• Committee Descriptions/Expectations. We should have clear expectations for all volunteers, and this includes committee members. It’s not fair to ask someone to make a commitment to serve if we haven’t told them up front what we actually need and/or expect. Committees should have a description form that might include: the church’s mission statement, the purpose of the committee, the responsibilities of each member (including the meeting time and place, but also including a list of tasks to be completed throughout the year), accountability, and budget. This type of description form can be a tool when recruiting new members; after reviewing the description and expectation, the person can give an honest answer about their ability to serve.
  • Training. We (church leaders) need to make sure we provide training to our volunteers: teachers, facilitators, nursery staff, worship leaders, mission coordinators, ruling elders, deacons, etc. Again, we don’t set ourselves up for success if we aren’t explaining expectations, providing background information, giving examples, and laying out process.IMG_0189c
  • Empowering the Laity. My colleagues and I have often said that our goal is to work ourselves out of a job. If we are truly empowering the people to be the church, then at some point in the future, we may no longer be needed. If people took such ownership in the ministry of the church and shared the burden among the group, what a vision of the kingdom of God that would be! I think pastors, educators, and other church staff do bring a wealth of knowledge, experience, pastoral care and guidance, but the people should be empowered to be the hands and feet of Christ: to minister, to share the gospel, and to use their God-given gifts of energy, intelligence, imagination, and love.
  • Let vacancies stand. This one can be really difficult for us perfectionist-types, but it can also be really important. After diligently working to fulfill a position, if a vacancy still exists, allow time to pass for people to see the vacancy and wrestle with whether or not they might faithfully commit to the position. Allow some of the tasks to go undone. This might also create space for a new vision to emerge: should we keep doing what we’ve been doing, or is the Spirit calling us to something new? Sometimes, having less people calls us to open our hearts and minds to God’s presence and to imagine what re-creation might be coming forth. This can be really, really good.

My prayer is that we seek ways to truly serve as partners in ministry. What if we start ed by saying, “It’s only an hour for the meeting each month, and then you can choose what tasks you are able to help with and what projects inspire you to lead between meetings!”?


Advent and Christmas usually affect pastors in one of two ways (or maybe both!): we are drained beyond belief and know January will be tough; or we are riding high because we had big crowds and people loved what we said and how great our choirs sang.

The holidays drained and energized me and I was left wondering what to do with all the excitement coupled with the strong desire to sleep! Given that the New Year offers an invitation to start anew or resolve who you wish to be, I thought about what I hoped 2016 would hold. I had these thoughts while I was holding my six-month-old daughter, Phoebe.

Watching her I realized I had much to learn from her. I wondered what 2016 would be like if I acted like she did? The way she interacts with the world, tries new things and deals with all that comes her way (new toys, foods, family, etc.) made me wonder how much ministers could learn from a developing infant. Here are five things I’ve noticed about her that might aid ministry:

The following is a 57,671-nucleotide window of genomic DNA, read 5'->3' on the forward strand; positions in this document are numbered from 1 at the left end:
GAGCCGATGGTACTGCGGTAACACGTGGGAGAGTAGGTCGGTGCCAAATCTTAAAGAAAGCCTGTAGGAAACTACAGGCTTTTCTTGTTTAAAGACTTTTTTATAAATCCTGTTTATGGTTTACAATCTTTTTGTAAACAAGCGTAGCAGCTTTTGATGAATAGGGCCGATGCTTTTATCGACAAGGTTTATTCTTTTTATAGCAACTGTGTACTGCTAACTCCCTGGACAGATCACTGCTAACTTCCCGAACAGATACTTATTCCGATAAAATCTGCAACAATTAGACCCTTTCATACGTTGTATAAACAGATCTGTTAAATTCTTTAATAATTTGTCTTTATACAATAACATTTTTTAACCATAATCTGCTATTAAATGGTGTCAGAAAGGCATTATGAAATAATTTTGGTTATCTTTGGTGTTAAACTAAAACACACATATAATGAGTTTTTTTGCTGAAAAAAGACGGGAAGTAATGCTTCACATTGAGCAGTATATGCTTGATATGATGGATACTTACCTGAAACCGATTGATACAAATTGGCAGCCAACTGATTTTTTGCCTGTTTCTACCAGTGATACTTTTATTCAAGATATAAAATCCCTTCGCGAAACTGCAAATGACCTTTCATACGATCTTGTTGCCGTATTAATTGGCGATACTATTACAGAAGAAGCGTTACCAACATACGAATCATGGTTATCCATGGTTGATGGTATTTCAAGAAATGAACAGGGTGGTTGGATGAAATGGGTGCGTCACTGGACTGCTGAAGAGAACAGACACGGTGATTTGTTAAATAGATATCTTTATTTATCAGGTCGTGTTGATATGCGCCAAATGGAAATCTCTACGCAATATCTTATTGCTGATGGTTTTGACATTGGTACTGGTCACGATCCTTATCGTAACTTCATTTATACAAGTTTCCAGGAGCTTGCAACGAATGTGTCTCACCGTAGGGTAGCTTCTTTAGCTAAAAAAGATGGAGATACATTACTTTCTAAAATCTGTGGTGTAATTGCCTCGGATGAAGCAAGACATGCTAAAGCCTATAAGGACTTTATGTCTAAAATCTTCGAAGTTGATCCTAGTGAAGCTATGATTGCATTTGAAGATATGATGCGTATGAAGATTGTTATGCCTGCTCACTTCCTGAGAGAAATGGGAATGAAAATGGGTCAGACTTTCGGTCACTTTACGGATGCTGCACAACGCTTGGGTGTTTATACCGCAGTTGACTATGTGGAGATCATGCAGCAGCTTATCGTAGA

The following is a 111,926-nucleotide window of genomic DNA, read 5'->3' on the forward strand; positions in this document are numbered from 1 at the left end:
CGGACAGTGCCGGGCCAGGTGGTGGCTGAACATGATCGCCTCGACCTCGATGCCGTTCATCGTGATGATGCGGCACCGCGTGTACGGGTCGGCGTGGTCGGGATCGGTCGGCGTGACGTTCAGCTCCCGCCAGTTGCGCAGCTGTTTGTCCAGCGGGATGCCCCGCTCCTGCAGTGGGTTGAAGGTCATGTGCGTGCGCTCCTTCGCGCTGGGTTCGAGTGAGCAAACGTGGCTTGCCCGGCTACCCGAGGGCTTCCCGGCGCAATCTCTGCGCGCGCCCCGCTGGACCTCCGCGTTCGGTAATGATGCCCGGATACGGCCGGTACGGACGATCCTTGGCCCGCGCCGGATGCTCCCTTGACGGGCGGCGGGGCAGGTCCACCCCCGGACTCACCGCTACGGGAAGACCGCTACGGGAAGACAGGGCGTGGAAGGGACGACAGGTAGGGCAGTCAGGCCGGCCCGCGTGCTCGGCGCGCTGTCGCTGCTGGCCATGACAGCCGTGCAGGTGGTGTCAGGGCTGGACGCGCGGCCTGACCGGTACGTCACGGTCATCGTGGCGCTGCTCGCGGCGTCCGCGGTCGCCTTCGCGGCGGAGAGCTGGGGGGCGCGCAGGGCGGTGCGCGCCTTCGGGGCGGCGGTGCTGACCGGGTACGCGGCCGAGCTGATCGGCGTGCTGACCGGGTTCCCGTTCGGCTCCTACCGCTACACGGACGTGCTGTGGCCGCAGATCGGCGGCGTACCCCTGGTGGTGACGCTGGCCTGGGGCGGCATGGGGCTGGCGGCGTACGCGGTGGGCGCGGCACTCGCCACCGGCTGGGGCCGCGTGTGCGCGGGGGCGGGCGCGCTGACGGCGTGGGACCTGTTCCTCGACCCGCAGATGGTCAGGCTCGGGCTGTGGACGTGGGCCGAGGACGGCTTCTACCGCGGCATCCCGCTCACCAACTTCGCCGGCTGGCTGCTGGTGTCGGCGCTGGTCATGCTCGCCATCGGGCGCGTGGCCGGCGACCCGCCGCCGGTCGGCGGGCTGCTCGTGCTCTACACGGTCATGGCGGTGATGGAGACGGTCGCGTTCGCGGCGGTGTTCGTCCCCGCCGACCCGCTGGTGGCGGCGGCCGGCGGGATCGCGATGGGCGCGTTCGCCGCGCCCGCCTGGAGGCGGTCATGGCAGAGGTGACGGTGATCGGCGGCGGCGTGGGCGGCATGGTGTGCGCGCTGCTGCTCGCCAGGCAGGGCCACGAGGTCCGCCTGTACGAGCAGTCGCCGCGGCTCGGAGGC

This doesn’t mean she likes everything (see #2), but she is all about a new toy, food, and sitting location. We’ve made it to the stage where we have to watch what is in her immediate location as it will inevitably be in her hands and/or headed to her mouth. How often do ministers find themselves in a routine that works because we are too afraid or lazy to try something new? I’m often fearful of trying anything new because that means I have to step out of my comfort zone or put extra energy into something new. But what if we developed or grew or learned something new because we tried something new?


The girl won’t eat prunes for the life of her parents. This is hard because her older sister LOVED them so we assume she would like them too. But she isn’t going to eat them, come hell or high-water (or another spoonful). How often do ministers keep doing the same thing because it’s easy and we don’t want to upset anyone? What are some things you or your church does that could stop? What holds you back from making those decisions?


January is a tough month because it comes on the heels of a big season. We are tired; we are worn out and believe a few good days of vacation will do the trick. But we all know that isn’t enough. When Phoebe is tired she starts talking (albeit in an unknown language) and it’s a clear sign she needs to rest. I don’t know about you, but I’ve realized that I need to rest (close the computer and head home—no matter what else needs to be done) when I can’t write or my words won’t form. Give yourself permission to rest.


It doesn’t matter whether or not I just left the room for a minute, when I return it is a glorious occasion and her smile makes that known. I know there are times when I don’t feel terribly cheerful, but I also know what it means to be greeted by one of those ear-to-ear smiles that announces to the world, “Welcome, we are excited you are here.” Maybe the church needs to share a few of those for our folks who join us for worship, education or whenever the doors are open.


This has less to do with what she does and more to do with how people interact with her. She (and our other daughter) are greeted with love and affection (as are all children in our church) simply because they show up. And it’s infectious. People see others greeting (or trying to greet!) the kids and then they want to say hi, too. And the best part is parents see how other adults greet their children and they feel loved and welcomed too. To welcome children is to welcome God, in my opinion.

Do you act like a six-month old? How? If not, what holds you back?